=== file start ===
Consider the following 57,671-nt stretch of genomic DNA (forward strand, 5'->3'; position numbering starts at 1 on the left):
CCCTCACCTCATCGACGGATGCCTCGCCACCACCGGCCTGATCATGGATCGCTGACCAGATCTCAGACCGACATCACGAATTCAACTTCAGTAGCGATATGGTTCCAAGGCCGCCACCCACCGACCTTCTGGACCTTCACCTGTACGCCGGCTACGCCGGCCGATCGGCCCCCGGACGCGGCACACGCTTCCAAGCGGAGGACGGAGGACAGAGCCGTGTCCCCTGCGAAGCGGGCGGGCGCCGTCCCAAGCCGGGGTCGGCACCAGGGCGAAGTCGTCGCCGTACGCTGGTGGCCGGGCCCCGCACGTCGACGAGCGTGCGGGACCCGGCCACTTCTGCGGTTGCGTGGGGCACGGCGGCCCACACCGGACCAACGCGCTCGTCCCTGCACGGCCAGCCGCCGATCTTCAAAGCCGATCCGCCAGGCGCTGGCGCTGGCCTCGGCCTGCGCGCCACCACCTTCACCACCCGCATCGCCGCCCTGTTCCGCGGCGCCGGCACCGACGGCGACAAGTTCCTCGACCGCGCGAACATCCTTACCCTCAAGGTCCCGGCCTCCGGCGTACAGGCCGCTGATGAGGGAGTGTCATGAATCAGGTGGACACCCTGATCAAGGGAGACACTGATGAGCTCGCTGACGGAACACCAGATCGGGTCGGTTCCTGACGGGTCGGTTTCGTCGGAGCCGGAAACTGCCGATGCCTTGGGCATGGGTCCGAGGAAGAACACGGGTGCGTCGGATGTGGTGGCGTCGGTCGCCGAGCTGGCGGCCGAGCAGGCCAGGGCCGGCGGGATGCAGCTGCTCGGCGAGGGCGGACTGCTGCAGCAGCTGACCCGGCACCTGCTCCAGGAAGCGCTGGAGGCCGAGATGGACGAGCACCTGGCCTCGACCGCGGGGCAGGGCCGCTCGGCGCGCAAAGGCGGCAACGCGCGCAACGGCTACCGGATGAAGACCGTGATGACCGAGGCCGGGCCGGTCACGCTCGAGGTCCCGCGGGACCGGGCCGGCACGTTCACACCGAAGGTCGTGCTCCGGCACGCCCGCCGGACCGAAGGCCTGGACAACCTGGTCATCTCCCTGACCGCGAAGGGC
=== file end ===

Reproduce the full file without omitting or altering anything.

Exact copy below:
Consider the following 57,671-nt stretch of genomic DNA (forward strand, 5'->3'; position numbering starts at 1 on the left):
CCCTCACCTCATCGACGGATGCCTCGCCACCACCGGCCTGATCATGGATCGCTGACCAGATCTCAGACCGACATCACGAATTCAACTTCAGTAGCGATATGGTTCCAAGGCCGCCACCCACCGACCTTCTGGACCTTCACCTGTACGCCGGCTACGCCGGCCGATCGGCCCCCGGACGCGGCACACGCTTCCAAGCGGAGGACGGAGGACAGAGCCGTGTCCCCTGCGAAGCGGGCGGGCGCCGTCCCAAGCCGGGGTCGGCACCAGGGCGAAGTCGTCGCCGTACGCTGGTGGCCGGGCCCCGCACGTCGACGAGCGTGCGGGACCCGGCCACTTCTGCGGTTGCGTGGGGCACGGCGGCCCACACCGGACCAACGCGCTCGTCCCTGCACGGCCAGCCGCCGATCTTCAAAGCCGATCCGCCAGGCGCTGGCGCTGGCCTCGGCCTGCGCGCCACCACCTTCACCACCCGCATCGCCGCCCTGTTCCGCGGCGCCGGCACCGACGGCGACAAGTTCCTCGACCGCGCGAACATCCTTACCCTCAAGGTCCCGGCCTCCGGCGTACAGGCCGCTGATGAGGGAGTGTCATGAATCAGGTGGACACCCTGATCAAGGGAGACACTGATGAGCTCGCTGACGGAACACCAGATCGGGTCGGTTCCTGACGGGTCGGTTTCGTCGGAGCCGGAAACTGCCGATGCCTTGGGCATGGGTCCGAGGAAGAACACGGGTGCGTCGGATGTGGTGGCGTCGGTCGCCGAGCTGGCGGCCGAGCAGGCCAGGGCCGGCGGGATGCAGCTGCTCGGCGAGGGCGGACTGCTGCAGCAGCTGACCCGGCACCTGCTCCAGGAAGCGCTGGAGGCCGAGATGGACGAGCACCTGGCCTCGACCGCGGGGCAGGGCCGCTCGGCGCGCAAAGGCGGCAACGCGCGCAACGGCTACCGGATGAAGACCGTGATGACCGAGGCCGGGCCGGTCACGCTCGAGGTCCCGCGGGACCGGGCCGGCACGTTCACACCGAAGGTCGTGCTCCGGCACGCCCGCCGGACCGAAGGCCTGGACAACCTGGTCATCTCCCTGACCGCGAAGGGC